The Supreme Court of India initiated a direct inquiry on the rationality behind the applicable provisions of the New York Convention and the UNCITRAL Model Law. This was an essential development in the field as it represented a paradigm shift off from its previous practice. The Apex Court’s willingness to do so rang the message that Indian courts won’t longer be hesitated to be guided by the provisions of applicable international conventions and also construe with the Indian legislation in conformity with the same. This has proved to be important in the view of the fact that a major hurdle that arbitration practitioners face in India is the courts’ difficulty in adapting accordingly to arbitration processes governed by a law based on the UNCITRAL Model Law.[5]

Challenges Ahead in the Post-BALCO Landscape

The BALCO judgment was well received since Part I of the Act incorporated many provisions that allowed judicial interference by the Indian courts in the arbitral proceedings specially those having a foreign seat, which thereby keep up the entire process and makes the foreign parties hesitant to deal with Indian parties due to the invasive nature of the Judiciary. This nonetheless also equipped foreign investors with a renewed confidence in dealing with Indian parties. Furthermore, the principle of prospective application of the judgment also meant re-negotiation of the previous agreements to exclude the potential application of Bhatia. The BALCO decision therefore provided the requisite thrust to enable the Indian courts to make a firm start, even though there are numerous other issues that also need to be dealt with by the Indian courts in the wake of this decision in the BALCO.[6]

Another concern that arises is from the fact that the BALCO decision will apply prospectively only to arbitration agreements which are concluded on or after 6th September 2012.[7] This clearly means that Part I of the 1996 Act will only apply to arbitration agreements concluded prior to that date unless the parties have either expressly or impliedly agreed otherwise in their agreement. Considering the evidential delays in court proceedings of the country and the fact that it is a very common parlance for an Indian court to acquire a final decision after litigating for at least 8 to 10 years. The decision given out in the BALCO effectively means that despite Bhatia and Venture Global being expressly overruled, these precedents will unlikely to continue to be a precedent for any judgement by an Indian Court with respect to arbitration agreements which were entered into prior to September 6th 2012.[8] The aforesaid decisions make it obvious that the BALCO judgement is definitely not the cure for all the ills related to arbitration in India, but it has surely proved to be a head start by the Supreme Court in the right direction.[9] After the 2015 Amendment to the Arbitration and Conciliation Act, the Indian courts have stepped up from their usual methodological analysis of insignificant intervention in cases which concerns the requirement of foreign awards, and have also made significant strides to prevent enforcement just on strained grounds.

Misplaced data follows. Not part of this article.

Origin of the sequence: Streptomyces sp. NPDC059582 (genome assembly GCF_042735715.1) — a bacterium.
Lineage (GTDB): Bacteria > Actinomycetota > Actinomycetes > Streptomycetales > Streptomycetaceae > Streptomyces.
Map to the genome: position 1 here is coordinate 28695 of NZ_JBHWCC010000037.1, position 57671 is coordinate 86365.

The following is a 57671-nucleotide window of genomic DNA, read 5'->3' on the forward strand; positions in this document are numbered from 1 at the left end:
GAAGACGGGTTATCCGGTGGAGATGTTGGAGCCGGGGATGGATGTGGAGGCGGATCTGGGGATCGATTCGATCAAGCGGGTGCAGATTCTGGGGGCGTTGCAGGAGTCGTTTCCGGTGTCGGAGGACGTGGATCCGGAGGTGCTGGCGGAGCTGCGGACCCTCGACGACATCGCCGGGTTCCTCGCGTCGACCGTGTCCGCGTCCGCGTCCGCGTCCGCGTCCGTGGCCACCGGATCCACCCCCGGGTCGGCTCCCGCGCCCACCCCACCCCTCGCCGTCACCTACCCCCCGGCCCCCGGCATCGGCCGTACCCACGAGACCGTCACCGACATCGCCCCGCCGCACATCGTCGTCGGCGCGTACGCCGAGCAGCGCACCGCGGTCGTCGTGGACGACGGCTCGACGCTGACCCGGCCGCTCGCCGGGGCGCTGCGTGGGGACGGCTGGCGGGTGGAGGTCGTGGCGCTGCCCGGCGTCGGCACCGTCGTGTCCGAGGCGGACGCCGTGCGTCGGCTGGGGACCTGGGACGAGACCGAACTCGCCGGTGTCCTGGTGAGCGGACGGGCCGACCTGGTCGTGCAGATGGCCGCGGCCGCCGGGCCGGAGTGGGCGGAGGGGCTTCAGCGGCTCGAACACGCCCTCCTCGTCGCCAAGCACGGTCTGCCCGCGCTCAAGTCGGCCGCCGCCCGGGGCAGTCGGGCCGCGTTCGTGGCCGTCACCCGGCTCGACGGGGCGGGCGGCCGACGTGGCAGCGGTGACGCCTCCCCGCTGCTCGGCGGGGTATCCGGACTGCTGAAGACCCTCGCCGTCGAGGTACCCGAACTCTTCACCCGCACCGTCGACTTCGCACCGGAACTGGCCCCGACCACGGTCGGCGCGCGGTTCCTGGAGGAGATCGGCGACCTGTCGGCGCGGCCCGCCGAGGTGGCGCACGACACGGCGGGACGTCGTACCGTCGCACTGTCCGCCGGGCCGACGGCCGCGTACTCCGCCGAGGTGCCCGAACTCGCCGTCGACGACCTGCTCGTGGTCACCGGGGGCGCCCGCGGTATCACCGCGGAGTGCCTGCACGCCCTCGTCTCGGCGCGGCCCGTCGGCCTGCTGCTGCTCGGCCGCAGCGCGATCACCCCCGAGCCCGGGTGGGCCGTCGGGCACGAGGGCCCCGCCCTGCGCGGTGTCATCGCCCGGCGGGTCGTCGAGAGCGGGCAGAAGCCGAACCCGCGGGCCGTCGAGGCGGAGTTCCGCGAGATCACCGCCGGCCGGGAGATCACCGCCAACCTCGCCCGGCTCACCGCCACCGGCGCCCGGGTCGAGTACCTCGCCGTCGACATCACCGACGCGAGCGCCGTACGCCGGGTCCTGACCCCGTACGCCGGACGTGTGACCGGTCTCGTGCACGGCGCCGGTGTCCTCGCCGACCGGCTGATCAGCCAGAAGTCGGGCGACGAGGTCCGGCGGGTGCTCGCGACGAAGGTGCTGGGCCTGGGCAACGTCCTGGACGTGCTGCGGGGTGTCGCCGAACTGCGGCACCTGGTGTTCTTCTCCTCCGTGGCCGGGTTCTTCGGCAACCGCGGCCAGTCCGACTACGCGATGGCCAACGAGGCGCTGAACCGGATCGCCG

The manner in which the prevalent law on the enforcement of foreign awards which has been dependent solely upon these changes in the BALCO and the subsequently in the 2015 Amendment has made India an Arbitration centre, the courts have gone about to give impetus in the enforcement of awards. Whilst there will still be a long and toilsome road ahead, troubled with difficulties in legal and policy challenges when it comes to applicability and jurisdiction. India can only be truly be considered an arbitration-friendly nation when these challenges are over coated which the BALCO judgement has already instilled with a new ray of hope that a new found and promising era has begun for arbitral proceedings in India.

[1] Venture Global Engineering v. Satyam Computers Services [2008] 4 SCC 190

[2] Indtel Technical Service Pvt Ltd v. WS Atkins Plc [2008] 10 SCC 308

[3] Videocon Industries Ltd v. Union of India [2011] 6 SCC 161

[4] Yograj Infrastructure Ltd v. SSang Yong Engineering and Construction Co Ltd [2011] 9 SCC 735

[5] Ashish Chugh, The Bharat Aluminium Case: The Indian Supreme Court Ushers In a New Era, KLUWER ARBITRATION BLOG (September 26th, 2012) http://arbitrationblog.kluwerarbitration.com/2012/09/26/the-bharat-aluminium-case-the-indian-supreme-court-ushers-in-a-new-era/?doing_wp_cron=1596539681.5677900314331054687500  

[6] Id.

[7] Constitution of India 1950, Art. 142(1)

[8] Prof J. Martin Hunter and Ranamit Banerjee, Bhatia, Balco And Beyond: One Step Forward, Two Steps Back? (2013) Vol. 24(2)

[9] Id.